‘Tribes of Europa’: Review

by Nathan Herbst | Opinion Editor
Published: Last Updated on

“Tribes of Europa” is a German dystopian, apocalyptic sci-fi TV series set in 2074. A mysterious blackout causes governments to collapse and societies reorganize themselves into micro-states. Things are somewhat peaceful in these fiefdoms — that is, until the Fire Nation attacks. 

Oh wait, that’s “Avatar: The Last Airbender.” But “Europa” starts off with basically the same plot structure: life is good until the enemy attacks the Origine tribe, a bunch of hippie neo-Luddite forest dwellers that our protagonists belong to. Then the real fun (and the reason for watching the show) begins as the main characters, the three siblings Liv, Elja and Kiano, played by Henriette Confurius , Emilio Sakraya and David Ali Rashed, respectively,

are separated and must go on their own quests to advance the plot of the series as a whole. 

The pilot sets the series off to a promising start. The cinematography is captivating and filled with more than a few breathtaking shots which do an excellent job of showing off the beautiful Prague landscape, where the show was shot. The set also has a visually appealing camping aesthetic, like many apocalyptic shows, that complements the action and complements the characters’ design. The soundtrack is a bit eclectic as well, but does contribute nicely to the overall atmosphere of the show.

However, the plot of the first season did not strike me as particularly riveting. Only one of the three storylines of the siblings is more than mildly interesting, and it takes a great deal of sex and intrigue on Kia’s part to accomplish this. The other two are fairly predictable; one involves a lot of backstabbing and betrayal as Liv must gain the trust of a former enemy and the other has Elja wander off with a mysterious, tech-y cube thing from the lost city of Atlantis, of all places, that promises to solve everything—like every other sci-fi show. Nothing immediately stands out to me as drastically wrong with these plotlines, but neither did I find any particularly compelling reason to want to continue watching them other than the need to write this review.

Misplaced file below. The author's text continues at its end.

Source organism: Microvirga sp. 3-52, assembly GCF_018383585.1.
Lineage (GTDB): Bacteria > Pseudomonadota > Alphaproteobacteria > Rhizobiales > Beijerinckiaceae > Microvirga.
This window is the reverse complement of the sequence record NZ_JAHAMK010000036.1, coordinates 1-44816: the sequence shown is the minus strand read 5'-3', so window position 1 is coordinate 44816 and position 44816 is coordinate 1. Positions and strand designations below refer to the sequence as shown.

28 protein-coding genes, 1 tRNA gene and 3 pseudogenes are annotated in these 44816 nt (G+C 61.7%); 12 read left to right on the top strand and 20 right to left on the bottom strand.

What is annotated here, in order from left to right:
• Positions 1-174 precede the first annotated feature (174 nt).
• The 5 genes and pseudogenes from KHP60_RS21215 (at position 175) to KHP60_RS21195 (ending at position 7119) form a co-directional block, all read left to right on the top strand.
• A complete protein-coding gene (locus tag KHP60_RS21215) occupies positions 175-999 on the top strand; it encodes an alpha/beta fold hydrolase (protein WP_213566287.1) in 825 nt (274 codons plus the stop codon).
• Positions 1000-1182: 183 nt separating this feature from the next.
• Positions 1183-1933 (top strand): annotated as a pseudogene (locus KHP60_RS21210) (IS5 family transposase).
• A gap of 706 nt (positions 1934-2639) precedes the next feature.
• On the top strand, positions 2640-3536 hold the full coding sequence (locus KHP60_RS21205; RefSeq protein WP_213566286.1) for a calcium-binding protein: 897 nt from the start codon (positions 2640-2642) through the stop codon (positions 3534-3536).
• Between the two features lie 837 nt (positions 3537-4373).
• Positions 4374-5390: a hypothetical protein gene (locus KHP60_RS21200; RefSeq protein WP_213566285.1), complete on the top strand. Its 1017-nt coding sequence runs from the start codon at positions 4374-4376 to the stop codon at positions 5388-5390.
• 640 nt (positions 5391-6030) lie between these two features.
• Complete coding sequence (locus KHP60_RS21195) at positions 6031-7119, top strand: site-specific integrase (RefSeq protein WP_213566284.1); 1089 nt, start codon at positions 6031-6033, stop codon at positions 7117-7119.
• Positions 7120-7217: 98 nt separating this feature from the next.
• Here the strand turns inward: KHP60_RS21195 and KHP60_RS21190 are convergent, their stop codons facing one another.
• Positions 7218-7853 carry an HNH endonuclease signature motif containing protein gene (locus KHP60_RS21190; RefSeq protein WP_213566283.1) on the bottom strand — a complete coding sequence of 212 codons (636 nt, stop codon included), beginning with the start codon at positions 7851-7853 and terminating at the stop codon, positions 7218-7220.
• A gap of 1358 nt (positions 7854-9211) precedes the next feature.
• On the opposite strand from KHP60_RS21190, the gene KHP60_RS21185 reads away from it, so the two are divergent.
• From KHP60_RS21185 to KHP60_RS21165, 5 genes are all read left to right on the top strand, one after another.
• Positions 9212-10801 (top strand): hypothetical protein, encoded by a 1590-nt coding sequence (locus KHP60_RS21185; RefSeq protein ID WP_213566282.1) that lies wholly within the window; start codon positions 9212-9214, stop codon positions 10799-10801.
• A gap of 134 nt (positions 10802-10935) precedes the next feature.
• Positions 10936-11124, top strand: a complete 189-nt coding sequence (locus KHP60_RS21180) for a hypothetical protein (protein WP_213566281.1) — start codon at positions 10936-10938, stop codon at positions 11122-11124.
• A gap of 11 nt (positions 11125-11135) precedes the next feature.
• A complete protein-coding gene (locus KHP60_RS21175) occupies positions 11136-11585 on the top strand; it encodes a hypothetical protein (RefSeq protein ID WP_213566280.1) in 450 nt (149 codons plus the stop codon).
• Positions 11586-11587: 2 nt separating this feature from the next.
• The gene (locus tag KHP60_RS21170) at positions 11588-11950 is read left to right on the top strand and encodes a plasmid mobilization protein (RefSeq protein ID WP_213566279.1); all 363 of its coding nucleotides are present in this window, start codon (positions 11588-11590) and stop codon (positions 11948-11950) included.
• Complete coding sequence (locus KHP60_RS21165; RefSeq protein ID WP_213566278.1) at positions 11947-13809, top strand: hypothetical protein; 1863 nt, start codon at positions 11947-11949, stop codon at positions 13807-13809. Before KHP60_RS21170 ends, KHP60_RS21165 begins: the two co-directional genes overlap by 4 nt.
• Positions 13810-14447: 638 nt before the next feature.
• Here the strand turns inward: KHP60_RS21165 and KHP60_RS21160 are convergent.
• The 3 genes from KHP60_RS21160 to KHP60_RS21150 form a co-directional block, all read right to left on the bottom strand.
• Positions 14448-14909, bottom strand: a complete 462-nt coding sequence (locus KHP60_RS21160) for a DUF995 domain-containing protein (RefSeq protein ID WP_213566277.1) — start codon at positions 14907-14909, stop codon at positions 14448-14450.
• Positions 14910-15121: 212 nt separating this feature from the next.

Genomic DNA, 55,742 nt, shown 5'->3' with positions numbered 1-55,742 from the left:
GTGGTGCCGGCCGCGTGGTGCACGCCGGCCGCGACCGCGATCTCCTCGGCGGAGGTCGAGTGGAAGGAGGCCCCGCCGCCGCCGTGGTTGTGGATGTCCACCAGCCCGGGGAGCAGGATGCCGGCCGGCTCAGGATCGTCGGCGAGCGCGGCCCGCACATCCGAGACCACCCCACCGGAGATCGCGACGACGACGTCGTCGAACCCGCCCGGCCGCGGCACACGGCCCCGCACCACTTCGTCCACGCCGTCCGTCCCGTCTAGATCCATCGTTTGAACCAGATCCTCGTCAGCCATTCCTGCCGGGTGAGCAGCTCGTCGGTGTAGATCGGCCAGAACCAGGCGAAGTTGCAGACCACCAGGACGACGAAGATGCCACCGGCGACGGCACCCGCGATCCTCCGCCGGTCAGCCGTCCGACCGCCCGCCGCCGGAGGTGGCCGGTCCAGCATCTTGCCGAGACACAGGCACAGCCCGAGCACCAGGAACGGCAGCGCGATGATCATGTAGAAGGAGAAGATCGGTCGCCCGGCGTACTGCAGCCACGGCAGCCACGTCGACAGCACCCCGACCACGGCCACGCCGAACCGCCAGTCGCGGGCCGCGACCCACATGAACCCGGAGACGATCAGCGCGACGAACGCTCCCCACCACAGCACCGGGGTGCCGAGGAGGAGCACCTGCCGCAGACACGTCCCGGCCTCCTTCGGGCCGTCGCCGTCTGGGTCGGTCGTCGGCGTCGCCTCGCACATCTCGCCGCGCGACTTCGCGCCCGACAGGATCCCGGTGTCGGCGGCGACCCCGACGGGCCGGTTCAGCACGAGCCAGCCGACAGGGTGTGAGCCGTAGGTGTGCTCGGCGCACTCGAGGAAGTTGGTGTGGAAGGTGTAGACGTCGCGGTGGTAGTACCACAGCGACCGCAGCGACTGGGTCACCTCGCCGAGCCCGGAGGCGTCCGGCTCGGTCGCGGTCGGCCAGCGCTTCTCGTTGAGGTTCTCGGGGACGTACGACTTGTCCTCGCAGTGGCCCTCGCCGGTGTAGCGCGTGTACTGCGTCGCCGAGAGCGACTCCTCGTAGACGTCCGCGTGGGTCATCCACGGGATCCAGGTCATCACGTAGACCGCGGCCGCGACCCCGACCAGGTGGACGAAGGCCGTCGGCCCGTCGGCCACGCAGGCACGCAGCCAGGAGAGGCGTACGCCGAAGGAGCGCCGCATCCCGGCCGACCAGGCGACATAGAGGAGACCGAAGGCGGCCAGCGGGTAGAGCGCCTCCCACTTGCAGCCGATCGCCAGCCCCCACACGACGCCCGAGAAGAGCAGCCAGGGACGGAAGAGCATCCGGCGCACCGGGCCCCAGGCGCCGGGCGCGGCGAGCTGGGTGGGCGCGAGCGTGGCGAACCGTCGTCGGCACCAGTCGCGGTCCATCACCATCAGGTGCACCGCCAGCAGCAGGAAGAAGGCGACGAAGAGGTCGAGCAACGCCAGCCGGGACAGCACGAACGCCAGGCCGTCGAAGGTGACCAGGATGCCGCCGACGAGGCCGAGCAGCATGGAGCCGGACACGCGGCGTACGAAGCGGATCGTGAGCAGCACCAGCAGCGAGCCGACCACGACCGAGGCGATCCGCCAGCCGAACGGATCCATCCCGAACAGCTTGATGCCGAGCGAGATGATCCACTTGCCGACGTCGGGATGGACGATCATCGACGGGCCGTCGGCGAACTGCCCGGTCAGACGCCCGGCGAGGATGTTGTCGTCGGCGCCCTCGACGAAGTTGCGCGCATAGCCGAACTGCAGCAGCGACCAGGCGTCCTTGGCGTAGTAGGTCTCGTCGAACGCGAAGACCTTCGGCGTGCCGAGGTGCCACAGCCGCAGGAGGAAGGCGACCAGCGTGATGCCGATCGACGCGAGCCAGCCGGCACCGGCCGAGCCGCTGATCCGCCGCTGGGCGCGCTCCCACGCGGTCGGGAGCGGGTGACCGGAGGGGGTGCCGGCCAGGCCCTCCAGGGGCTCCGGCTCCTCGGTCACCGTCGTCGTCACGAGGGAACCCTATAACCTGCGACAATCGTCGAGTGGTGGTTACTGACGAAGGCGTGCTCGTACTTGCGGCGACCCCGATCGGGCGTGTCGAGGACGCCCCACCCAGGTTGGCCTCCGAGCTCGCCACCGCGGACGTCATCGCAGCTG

The show does suffer from a few tired clichés and overused tropes that make watching some parts of it a little bit painful, too. I consider myself a logical person, and I get irritated when shows blatantly ignore logic solely for the sake of action. For example, when the bad guy tribe, the Crows, show up to try to steal the cube from the good guys, instead of making a deal with them, which the villagers were very much in favor of, the Crows decide to instead kill everyone and sustain some fairly heavy losses to their ranks. One can only assume they do this because, as the bad guys, they must be totally and irrevocably evil and enjoy killing innocent people as one of their favorite pastimes. Another dumb scene took place when an old family friend of the protagonists tries to save Kia’s life by saying he knows where the cube is, then makes a very dumb, but funny, joke that does nothing to help their situation and secures him a painful death.

Ultimately, the show does keep up with the most action-packed of today’s television but does not really offer the viewer any must-watch attributes. It offers some compelling storylines that have some promise and tackles a few interesting themes that can definitely stand to be fleshed out in the future. “Tribes of Europa” is entertaining and can be made into something good with better writing, but it is not yet readily distinguishable from any other TV show out there.

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